“Then, in the nightmare of Monday and Tuesday, there was the struggle to keep normal when planes zoomed overhead and guns cracked out at an unseen enemy. There was blackout and suspicion riding the back of wild rumors: Parachutists in the hills! Poison in your food! Starvation and death were all that was left in a tourist bureau paradise.”
Betty McIntosh, Honolulu after Pearl Harbor: A report published for the first time, 71 years later, Washington Post 12/7/12
This morning, the anniversary of Pearl Harbor, I opened up my Washington Post to an amazing experience. An article written by a now 97 year old woman named Betty McIntosh who was a journalist in Hawaii the day Pearl Harbor took place. The Washington Post published her article today after 71 years has passed, as the paper she wrote for in Hawaii deemed it too graphic and traumatic for its readers at the time. The article was written 7 days after Pearl Harbor took place, a piece about the woman’s perspective of a war that began with great uncertainty and fear, during a time that many people view from their heart and safe place in the US- the holidays.
In reading the article, I felt emotional and wanted to relate her experiences to something deep inside of me that continues on its human course to heal. This journey that we are all on ebbs and flows with our fear and our light’s inner knowing. We oscillate between feelings of love and safety to feelings of uncertainty and sadness. The pendulum between the ego-driven mind and our connection to the divine, our inherent truth.
“For seven ghastly, confused days, we have been at war. To the women of Hawaii, it has meant a total disruption of home life, a sudden acclimation to blackout nights, terrifying rumors, fear of the unknown as planes drone overhead and lorries shriek through the streets.”
Betty McIntosh points out how on the morning of Pearl Harbor it was a lazy Sunday with people coming out of church still in their reality that a war could not possibly be taking place on their island. Her narrative takes us on a journey of coming to terms with the reality. Yes, a war was taking place, and as she walked deeper and deeper into that reality she saw things that shattered the safe place that most knew to be home. The forest of destruction became thicker with every movement. There are people still experiencing this in our world, every day, coming to terms with the expansiveness of the human existence and how our reality can so easily be shaken because it is so tightly bound with our expectations and what we are “used” to.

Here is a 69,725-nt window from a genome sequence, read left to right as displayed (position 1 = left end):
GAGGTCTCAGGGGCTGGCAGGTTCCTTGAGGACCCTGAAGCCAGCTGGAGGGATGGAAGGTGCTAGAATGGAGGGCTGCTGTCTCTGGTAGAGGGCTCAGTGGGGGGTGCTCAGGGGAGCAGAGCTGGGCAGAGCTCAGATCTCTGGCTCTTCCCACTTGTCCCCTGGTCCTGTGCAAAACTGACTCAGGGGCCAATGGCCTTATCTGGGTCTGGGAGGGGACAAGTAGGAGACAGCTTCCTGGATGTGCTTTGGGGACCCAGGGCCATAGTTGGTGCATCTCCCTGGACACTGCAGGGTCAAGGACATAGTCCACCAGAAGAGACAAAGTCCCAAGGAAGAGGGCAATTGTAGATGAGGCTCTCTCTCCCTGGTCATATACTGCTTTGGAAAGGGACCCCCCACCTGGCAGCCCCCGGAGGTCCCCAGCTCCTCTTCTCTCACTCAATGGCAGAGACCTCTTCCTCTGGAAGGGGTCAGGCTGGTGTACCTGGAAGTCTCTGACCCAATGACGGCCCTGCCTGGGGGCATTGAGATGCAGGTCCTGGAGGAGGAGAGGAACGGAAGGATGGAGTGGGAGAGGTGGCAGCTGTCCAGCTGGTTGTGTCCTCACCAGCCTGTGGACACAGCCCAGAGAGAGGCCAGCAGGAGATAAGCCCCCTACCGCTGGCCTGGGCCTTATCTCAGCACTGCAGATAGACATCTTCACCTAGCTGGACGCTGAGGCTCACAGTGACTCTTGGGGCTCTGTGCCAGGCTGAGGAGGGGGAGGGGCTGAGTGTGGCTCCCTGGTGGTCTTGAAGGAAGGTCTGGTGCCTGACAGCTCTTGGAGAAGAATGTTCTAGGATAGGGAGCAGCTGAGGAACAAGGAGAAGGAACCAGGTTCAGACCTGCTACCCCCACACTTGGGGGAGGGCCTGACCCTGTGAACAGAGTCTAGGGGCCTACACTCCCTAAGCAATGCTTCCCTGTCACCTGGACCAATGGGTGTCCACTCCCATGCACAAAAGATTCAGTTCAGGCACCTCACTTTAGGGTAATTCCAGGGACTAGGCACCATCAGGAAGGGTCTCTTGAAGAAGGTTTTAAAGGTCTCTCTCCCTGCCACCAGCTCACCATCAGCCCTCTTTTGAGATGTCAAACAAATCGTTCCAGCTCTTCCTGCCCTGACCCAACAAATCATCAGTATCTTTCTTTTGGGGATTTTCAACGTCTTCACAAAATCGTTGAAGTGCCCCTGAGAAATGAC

In our experience as fragile human beings, I find it important to remember that each day we could still possibly experience this same thing including our own death. We don’t know what plane will be ready to take off in our reality and we can’t count on our expectations because they are rooted in our desires rather than possibility. The only thing we can count on is our ability to choose our reactions and how we will treat people, what we will do that affects other people. If we can remember the humanness of our bodies that we experience this reality in every day, we can create a motivation to love. This is our gift. It is the greatest gift that we can experience within ourselves and in turn, our experiences with others. Our oneness will not evaporate like emotion or the quenching of an ego-driven desire. Our oneness will always be here to reflect on.
During this holiday season, I would like to extend my own kindness to all of you out there in the only way I can- in these words. I want to say thank you with all of my heart for every moment that you choose to reflect and to love. Every one of those moments is affecting me right now and my potential to also do good things. You are my olive branch, you are my peace- and I honor you for all that you have experienced as a human. Whether those experiences are rooted in trauma or joy, I have experienced the same, and I can relate.
As those during any war come to terms with the darkness in the human existence, I can only honor their experiences of suffering in my own and pray peace. I pray peace during this holiday season and hope that all may experience it in their interaction with others, so we may all remember that we are simply one. Pearl Harbor, along with all war, has a purpose now to teach us that life is a pendulum of swinging possibility and to embrace it with a motivation to live in our highest potential. Let us choose our light and shine, illuminating the path for all to experiences of peace.